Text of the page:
Parking Change and Pocket Change

The days of fishing for quarters to pay for parking meters are over. At least, for UMBC visitors they are.

Megan Delaney

Contributing Writer

meg16@umbc.edu

    As of Wednesday, Sept. 10, the new “pay and display” project was installed in the visitor parking lots on the UMBC campus. The parking garages being affected are the Commons Garage, Walker Avenue Garage, Lot 7 and the Administration Garage — the lattermost of which will be completed at the same time as the Gateway Project.

This new technology rids visitors the pain of inserting coins and cranking knobs. Instead, MasterCard and Visa cards as well as dollar bills can be used to pay. This new system is also now accessible to those with disabilities, in accordance with the Americans with Disabilities Act.

Another change is the increased price. The new system charges $2.00 per hour compared to the 25 cents per 15 minutes ($1 per hour) of the crank machines. Although it is an increased price for the UMBC campus, it is still lower compared to University of Maryland, College Park and Towson University’s rates of $3.00 per hour.

Paul Dillon, Deputy Chief of the UMBC Police Department, said, “We found that $2 per hour was on the low end and $3 per hour was on the high end. We chose to be on the low end.”

On the topic of the price change, Sophomore Dana Pirzchalski, biology and INDS major, said, “It’s impractical to pay that much. Over the summer, I used the visitor parking for a lab, and with this new price it would’ve been $10.00 per day for me. With the general financial stance of most students, that is not convenient.”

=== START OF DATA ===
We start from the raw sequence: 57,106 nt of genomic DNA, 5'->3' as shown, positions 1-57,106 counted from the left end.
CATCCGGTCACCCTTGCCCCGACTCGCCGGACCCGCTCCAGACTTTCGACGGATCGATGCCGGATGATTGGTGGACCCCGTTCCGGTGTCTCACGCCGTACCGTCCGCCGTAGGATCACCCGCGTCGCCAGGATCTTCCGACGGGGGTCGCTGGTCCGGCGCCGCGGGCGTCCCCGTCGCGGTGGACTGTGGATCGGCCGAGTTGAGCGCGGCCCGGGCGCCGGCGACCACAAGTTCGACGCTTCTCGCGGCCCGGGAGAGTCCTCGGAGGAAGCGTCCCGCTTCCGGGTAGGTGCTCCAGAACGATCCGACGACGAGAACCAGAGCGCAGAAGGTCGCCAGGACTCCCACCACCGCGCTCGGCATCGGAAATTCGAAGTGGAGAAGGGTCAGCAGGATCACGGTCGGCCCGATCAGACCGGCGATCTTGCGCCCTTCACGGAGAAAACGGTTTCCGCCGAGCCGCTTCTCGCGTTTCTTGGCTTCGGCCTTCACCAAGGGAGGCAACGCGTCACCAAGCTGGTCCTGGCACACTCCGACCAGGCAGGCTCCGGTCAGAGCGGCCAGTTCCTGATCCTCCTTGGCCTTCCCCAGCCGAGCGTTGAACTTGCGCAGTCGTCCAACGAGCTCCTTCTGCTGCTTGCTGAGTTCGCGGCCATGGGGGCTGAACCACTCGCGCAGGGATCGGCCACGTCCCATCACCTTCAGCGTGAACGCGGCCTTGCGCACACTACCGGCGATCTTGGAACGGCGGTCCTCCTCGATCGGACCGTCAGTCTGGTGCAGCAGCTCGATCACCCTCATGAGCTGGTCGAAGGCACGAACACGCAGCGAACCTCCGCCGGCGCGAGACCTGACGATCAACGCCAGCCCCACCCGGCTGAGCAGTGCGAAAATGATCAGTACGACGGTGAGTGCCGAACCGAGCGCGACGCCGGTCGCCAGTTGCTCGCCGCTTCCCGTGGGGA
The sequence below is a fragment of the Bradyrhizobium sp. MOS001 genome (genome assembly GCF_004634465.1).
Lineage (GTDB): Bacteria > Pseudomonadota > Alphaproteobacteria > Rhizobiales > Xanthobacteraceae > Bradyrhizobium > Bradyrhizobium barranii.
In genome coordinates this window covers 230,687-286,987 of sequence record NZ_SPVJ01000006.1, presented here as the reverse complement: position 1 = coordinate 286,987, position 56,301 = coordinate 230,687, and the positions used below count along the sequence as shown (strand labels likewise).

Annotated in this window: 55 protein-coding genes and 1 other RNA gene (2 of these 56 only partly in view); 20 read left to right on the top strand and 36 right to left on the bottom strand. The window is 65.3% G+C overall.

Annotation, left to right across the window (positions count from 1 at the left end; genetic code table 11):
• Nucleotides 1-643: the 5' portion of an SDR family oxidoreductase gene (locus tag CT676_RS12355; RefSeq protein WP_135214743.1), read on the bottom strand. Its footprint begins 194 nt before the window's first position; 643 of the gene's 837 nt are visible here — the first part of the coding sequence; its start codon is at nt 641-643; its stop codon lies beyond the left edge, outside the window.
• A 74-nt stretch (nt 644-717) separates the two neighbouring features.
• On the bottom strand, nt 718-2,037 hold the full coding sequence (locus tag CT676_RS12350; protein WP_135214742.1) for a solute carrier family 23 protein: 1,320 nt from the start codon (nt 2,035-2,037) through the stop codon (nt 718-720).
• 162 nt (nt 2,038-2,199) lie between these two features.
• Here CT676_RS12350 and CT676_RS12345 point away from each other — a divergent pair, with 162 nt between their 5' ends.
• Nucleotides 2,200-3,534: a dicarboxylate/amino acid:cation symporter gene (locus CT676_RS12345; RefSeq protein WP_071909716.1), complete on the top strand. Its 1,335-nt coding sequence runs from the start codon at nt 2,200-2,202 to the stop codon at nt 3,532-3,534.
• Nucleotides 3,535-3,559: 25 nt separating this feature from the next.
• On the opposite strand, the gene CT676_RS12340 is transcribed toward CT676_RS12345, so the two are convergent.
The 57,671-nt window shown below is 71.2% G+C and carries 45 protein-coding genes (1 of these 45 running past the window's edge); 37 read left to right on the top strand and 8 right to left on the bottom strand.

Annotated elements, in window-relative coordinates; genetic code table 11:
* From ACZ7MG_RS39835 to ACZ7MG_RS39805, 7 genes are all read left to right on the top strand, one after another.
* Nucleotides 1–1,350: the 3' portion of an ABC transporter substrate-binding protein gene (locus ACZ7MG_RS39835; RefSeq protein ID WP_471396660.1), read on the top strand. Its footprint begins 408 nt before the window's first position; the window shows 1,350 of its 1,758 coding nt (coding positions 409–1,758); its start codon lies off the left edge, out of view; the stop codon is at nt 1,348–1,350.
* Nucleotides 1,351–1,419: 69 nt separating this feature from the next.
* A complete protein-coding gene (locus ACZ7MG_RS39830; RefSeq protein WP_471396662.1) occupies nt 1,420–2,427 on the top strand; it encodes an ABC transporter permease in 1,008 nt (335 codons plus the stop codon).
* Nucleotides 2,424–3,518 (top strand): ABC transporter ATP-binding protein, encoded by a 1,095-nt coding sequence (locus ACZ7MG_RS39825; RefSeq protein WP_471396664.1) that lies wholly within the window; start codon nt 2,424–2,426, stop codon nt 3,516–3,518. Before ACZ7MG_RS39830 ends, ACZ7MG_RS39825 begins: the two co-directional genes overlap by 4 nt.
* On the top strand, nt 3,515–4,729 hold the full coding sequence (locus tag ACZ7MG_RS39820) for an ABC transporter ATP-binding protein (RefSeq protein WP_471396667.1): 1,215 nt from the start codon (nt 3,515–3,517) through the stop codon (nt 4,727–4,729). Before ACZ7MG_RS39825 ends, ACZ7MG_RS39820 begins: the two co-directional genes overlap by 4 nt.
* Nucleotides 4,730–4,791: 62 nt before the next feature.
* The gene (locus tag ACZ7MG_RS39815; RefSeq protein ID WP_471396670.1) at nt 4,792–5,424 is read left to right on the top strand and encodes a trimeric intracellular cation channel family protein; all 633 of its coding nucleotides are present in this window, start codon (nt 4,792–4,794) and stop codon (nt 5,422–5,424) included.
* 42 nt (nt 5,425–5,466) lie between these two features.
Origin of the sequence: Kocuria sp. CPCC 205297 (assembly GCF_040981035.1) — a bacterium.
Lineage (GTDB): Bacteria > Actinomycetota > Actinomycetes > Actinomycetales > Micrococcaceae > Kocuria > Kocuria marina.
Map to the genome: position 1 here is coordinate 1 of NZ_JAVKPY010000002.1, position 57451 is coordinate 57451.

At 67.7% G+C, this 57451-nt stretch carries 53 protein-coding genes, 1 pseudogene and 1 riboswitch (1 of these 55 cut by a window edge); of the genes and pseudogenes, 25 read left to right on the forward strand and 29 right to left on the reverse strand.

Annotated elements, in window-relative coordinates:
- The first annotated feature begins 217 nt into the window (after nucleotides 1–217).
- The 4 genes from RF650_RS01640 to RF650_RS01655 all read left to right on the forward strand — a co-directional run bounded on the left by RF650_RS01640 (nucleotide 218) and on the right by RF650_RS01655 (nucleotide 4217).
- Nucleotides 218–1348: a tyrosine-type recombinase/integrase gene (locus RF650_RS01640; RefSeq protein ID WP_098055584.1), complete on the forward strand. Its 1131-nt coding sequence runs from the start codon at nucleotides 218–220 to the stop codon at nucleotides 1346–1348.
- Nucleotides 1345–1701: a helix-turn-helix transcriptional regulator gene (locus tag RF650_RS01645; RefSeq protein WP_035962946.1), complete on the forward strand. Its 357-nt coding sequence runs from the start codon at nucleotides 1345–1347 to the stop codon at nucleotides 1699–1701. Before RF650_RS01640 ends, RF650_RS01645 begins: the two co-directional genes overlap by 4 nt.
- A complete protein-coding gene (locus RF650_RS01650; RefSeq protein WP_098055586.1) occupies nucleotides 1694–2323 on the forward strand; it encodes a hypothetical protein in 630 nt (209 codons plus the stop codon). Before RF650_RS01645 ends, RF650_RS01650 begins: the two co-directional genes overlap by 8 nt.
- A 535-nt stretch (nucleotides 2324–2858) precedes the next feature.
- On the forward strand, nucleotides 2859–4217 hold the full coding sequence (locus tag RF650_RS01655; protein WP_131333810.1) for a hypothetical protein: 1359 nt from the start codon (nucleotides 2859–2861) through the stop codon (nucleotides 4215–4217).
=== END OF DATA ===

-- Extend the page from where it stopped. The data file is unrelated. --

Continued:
The new meters also give prepaid codes to visitors before they arrive on campus. Instead of paying, visitors with codes will punch them into the machine and then be given a parking pass for that day. This feature will not be available until the Administration Garage is finished.

There were multiple reasons behind the push for this new system. One was that the crank meters were old and easily broken, and forced someone to collect and count the coins from them. The parts of the crank machines have also stopped being sold, making it even harder to fix broken machines.

Another reason was that, with card use on the rise, it is easier for the school to process transactions. There is also the anticipation that meter violations will decrease now that there are multiple methods of payment.

Dillon said, “These types of (crank) meters are on their way out of the industry, and in the upcoming years you will see them as much as you see a pay phone.”